Marketing is a vital way of earning success as a business, whether you are promoting a high-end fashion brand, a fast-food chain or a new podcast.
Making people aware that you have a new product or service – or simply that your business exists! – is a crucial step to securing sales and making a profit.
There are so many channels to choose from today: broadcast, print media, social media and many more.
Here are five memorable campaigns that may help to inspire your next strategy.
The Blair Witch Project
This horror classic was renowned for its realism, shot on handheld camcorders to give the impression that the footage had been found and released after its creators had gone missing among the paranormal goings-on in the Black Hills.
That blurring of reality and art extended to the film’s advertising as missing posters featuring the cast were put up and interviews with ‘family members’ were released. The use of traditional media such as printed posters added to the mystique surrounding the film, rather than the traditional glossy broadcast advertising that a box-office smash would expect.
Dove: Campaign for Real Beauty
A simple premise: create advertising featuring real women and not airbrushed models to promote the benefits of using these cosmetics. This was reportedly created off the back of a study which found that only 2% of women would use the word ‘beautiful’ to describe themselves.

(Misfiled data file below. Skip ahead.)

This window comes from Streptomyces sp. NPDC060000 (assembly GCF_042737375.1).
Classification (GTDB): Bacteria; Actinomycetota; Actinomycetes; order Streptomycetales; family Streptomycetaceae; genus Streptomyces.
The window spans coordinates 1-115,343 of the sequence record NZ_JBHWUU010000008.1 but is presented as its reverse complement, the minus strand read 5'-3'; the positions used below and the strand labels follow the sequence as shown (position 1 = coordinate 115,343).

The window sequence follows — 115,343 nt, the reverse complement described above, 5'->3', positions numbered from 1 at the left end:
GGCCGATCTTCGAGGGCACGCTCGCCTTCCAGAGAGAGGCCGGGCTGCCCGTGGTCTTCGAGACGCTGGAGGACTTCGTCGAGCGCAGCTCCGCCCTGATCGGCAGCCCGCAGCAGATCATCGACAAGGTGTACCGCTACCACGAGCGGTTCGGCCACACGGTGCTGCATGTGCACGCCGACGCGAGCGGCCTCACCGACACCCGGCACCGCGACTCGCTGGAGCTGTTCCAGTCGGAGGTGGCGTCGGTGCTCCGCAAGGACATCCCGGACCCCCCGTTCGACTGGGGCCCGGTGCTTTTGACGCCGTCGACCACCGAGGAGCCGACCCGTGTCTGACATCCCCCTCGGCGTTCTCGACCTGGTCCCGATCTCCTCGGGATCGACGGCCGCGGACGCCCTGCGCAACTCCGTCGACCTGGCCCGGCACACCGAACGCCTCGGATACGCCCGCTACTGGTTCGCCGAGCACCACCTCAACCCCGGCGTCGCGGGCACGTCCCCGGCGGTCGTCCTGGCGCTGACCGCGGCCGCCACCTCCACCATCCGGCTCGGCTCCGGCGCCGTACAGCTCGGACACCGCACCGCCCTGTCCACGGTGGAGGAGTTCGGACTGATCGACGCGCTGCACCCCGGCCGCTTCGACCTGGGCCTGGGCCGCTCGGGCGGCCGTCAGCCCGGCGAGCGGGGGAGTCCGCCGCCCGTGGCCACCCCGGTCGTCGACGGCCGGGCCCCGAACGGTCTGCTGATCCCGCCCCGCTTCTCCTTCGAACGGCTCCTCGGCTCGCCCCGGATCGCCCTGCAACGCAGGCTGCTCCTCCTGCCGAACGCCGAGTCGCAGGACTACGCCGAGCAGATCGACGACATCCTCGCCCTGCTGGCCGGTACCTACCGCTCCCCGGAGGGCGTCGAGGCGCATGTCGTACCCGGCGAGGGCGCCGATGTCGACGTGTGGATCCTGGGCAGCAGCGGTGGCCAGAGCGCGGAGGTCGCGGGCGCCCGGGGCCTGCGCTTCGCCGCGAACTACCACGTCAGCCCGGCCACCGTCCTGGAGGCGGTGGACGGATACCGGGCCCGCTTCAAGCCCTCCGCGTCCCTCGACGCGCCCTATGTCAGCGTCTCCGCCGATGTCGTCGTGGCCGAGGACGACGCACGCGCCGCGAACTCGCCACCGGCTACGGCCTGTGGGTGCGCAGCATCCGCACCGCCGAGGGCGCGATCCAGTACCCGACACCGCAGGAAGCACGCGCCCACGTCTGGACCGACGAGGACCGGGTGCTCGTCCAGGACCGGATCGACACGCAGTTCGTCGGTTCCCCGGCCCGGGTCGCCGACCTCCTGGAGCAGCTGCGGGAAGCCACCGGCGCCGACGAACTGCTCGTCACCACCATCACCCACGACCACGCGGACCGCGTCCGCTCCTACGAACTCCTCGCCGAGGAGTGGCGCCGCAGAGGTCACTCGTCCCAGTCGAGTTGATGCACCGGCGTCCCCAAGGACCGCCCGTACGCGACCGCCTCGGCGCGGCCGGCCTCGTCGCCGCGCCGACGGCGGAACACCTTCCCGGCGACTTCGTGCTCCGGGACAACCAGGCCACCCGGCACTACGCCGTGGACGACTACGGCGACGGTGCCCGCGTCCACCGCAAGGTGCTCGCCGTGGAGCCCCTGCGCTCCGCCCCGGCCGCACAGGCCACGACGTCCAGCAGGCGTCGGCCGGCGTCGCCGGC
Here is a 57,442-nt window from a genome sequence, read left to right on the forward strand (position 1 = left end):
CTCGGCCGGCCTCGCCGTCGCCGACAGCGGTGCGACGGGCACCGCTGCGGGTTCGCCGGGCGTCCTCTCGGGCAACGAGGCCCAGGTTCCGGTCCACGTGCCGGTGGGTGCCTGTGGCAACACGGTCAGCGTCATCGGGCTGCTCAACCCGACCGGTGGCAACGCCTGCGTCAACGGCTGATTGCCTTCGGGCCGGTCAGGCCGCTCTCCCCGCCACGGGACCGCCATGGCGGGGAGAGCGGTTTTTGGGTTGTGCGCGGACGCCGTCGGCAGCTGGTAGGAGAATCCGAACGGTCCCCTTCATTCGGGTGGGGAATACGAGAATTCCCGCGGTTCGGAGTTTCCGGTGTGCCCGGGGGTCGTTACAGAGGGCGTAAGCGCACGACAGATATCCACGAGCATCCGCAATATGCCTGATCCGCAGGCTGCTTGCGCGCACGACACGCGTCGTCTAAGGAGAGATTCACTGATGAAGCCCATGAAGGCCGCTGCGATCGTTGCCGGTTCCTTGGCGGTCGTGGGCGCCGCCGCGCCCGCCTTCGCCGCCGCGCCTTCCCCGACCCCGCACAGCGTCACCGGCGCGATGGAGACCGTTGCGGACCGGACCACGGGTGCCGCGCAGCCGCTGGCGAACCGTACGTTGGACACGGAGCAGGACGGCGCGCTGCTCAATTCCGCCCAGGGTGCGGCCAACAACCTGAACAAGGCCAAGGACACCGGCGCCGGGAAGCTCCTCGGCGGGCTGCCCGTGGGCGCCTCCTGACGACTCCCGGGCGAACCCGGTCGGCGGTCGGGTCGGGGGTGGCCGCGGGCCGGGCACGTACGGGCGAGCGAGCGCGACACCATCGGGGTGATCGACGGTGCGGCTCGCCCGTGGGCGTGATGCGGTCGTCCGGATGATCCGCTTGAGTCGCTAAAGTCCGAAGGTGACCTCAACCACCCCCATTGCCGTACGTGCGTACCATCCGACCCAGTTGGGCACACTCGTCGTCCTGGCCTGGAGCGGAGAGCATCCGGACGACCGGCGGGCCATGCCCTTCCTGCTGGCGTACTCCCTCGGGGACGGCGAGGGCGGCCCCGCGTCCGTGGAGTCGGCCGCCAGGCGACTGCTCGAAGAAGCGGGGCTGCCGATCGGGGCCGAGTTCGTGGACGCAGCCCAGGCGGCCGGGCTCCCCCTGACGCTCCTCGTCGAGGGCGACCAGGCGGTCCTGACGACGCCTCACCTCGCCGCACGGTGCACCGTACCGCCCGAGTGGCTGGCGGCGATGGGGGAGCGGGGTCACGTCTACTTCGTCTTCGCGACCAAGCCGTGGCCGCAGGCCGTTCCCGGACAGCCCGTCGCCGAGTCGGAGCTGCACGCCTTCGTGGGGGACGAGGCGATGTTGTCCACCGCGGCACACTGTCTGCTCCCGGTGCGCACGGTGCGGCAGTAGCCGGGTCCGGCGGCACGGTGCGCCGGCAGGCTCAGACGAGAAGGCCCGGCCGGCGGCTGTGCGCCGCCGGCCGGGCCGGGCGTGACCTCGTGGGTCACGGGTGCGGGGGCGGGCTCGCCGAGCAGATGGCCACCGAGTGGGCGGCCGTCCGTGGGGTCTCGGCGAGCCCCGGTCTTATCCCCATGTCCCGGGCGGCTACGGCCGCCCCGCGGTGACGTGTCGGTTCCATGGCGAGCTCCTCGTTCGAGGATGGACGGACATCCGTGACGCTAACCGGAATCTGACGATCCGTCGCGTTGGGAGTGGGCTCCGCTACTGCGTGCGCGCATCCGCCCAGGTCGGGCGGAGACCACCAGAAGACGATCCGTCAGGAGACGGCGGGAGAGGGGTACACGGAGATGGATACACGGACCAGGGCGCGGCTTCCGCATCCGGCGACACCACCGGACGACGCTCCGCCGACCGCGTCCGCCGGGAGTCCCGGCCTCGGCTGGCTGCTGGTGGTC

The campaign was a commercial smash, helping Dove’s revenue soar and scooping a number of awards, as well as leading the way for the flurry of ads we see today featuring user-generated content.
Metro Trains: Dumb Ways to Die
This campaign was designed to promote safety on Melbourne’s Metro Trains in an indirect way, not in keeping with the typically stuffy tone of such commercials.
A folksy song brought to life by cartons both cute and gory in equal measure carried the crucial messages in an almost disguised way. Its popularity was so vast that it has spawned spin-off cartoons and mobile games!
Nike: Just do it
A marketing slogan that has become synonymous with the sporting goods company’s swoosh logo. It began life as the payoff to the brand’s first ad campaign aimed solely at women in 1991, which read: “Sooner or later, you start taking yourself seriously. You know when you need a break. You know when you need a rest. You know what to get worked up about, and what to get rid of. And you know when it’s time to take care of yourself, for yourself. To do something that makes you stronger, faster, more complete. Because you know it’s never too late to have a life. And never too late to change one. Just do it.”
Rivals have tried to follow suit. Adidas has ‘Impossible is nothing’ and Puma carries ‘Forever Faster’ on many of its products – but neither are as inextricably linked to the brand as Nike and ‘Just do it’.
A marketing ploy for the social media age. Spotify Wrapped sees huge numbers of customers do the music streaming platform’s advertising for them at the turn of each year as other social networks are flooded with rundowns of what we have been listening to for the previous 12 months.
The shareable nature of the content prompts other people to follow suit and has kept the Swedish brand at the top of the streaming charts for years.